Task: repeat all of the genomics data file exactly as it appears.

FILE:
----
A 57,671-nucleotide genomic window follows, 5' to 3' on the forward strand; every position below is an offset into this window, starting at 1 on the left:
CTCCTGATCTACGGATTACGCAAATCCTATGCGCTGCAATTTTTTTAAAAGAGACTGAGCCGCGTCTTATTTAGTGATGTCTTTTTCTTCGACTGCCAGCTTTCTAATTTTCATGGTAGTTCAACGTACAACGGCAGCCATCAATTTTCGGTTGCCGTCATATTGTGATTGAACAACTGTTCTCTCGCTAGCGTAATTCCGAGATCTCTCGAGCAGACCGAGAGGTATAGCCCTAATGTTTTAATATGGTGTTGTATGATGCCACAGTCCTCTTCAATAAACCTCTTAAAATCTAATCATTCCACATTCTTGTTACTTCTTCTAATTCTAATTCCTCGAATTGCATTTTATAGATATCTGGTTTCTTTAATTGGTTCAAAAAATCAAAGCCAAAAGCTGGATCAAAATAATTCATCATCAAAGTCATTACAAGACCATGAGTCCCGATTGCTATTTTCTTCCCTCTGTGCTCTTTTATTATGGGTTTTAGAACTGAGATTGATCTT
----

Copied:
A 57,671-nucleotide genomic window follows, 5' to 3' on the forward strand; every position below is an offset into this window, starting at 1 on the left:
CTCCTGATCTACGGATTACGCAAATCCTATGCGCTGCAATTTTTTTAAAAGAGACTGAGCCGCGTCTTATTTAGTGATGTCTTTTTCTTCGACTGCCAGCTTTCTAATTTTCATGGTAGTTCAACGTACAACGGCAGCCATCAATTTTCGGTTGCCGTCATATTGTGATTGAACAACTGTTCTCTCGCTAGCGTAATTCCGAGATCTCTCGAGCAGACCGAGAGGTATAGCCCTAATGTTTTAATATGGTGTTGTATGATGCCACAGTCCTCTTCAATAAACCTCTTAAAATCTAATCATTCCACATTCTTGTTACTTCTTCTAATTCTAATTCCTCGAATTGCATTTTATAGATATCTGGTTTCTTTAATTGGTTCAAAAAATCAAAGCCAAAAGCTGGATCAAAATAATTCATCATCAAAGTCATTACAAGACCATGAGTCCCGATTGCTATTTTCTTCCCTCTGTGCTCTTTTATTATGGGTTTTAGAACTGAGATTGATCTT